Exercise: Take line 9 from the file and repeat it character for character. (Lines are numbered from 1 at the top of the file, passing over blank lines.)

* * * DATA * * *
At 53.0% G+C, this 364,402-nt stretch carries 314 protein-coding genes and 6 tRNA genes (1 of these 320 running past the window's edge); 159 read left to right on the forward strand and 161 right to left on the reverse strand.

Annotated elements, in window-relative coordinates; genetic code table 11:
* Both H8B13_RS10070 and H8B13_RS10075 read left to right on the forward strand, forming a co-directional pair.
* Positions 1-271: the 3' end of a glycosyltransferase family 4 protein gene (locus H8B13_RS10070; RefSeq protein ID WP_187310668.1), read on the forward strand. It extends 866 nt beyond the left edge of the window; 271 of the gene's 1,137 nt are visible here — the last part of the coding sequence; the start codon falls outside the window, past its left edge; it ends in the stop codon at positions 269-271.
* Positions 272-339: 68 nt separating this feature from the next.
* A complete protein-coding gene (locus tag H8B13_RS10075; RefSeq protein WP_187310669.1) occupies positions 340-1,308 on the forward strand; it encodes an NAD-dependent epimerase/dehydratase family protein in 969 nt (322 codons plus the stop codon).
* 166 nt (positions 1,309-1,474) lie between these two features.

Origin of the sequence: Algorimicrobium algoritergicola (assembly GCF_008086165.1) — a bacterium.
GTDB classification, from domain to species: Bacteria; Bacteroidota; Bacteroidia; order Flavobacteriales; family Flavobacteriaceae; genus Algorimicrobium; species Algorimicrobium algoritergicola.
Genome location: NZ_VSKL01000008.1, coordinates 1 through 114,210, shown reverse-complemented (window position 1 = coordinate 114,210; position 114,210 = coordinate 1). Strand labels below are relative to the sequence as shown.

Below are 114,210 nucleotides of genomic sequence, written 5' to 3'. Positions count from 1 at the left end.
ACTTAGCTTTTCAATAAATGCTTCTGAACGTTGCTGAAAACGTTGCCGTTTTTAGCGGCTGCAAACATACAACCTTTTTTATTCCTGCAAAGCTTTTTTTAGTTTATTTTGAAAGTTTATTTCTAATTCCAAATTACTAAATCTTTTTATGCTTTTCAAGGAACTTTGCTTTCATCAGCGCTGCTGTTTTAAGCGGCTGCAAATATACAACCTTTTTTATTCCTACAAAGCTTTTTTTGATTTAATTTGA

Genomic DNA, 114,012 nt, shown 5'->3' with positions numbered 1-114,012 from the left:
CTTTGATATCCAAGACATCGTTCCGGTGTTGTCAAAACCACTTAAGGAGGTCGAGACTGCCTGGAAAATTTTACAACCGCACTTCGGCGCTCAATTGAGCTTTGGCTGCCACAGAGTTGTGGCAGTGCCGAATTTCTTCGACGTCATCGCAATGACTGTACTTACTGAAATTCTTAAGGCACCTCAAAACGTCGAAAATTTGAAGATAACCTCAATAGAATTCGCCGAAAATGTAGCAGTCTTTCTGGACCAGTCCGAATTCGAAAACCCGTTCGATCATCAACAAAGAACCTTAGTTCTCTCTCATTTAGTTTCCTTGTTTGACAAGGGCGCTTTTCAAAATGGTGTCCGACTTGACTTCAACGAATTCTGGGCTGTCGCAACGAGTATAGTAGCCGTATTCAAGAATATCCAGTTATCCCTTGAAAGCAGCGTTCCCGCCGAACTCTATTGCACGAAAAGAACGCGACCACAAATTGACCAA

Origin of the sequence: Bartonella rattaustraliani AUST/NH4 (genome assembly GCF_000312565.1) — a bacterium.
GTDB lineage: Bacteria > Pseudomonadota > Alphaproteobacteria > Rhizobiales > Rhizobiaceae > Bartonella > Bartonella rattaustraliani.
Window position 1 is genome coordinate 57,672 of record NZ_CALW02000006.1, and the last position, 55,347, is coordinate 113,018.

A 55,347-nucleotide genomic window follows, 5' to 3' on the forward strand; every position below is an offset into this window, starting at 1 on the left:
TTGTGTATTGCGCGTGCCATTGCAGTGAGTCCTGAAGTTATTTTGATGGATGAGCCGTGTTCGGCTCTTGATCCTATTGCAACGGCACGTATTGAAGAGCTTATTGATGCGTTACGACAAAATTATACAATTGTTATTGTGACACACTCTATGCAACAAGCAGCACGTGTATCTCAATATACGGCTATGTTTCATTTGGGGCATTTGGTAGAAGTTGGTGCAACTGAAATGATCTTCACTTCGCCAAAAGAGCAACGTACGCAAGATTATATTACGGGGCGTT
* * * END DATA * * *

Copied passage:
GTDB classification, from domain to species: Bacteria; Bacteroidota; Bacteroidia; order Flavobacteriales; family Flavobacteriaceae; genus Algorimicrobium; species Algorimicrobium algoritergicola.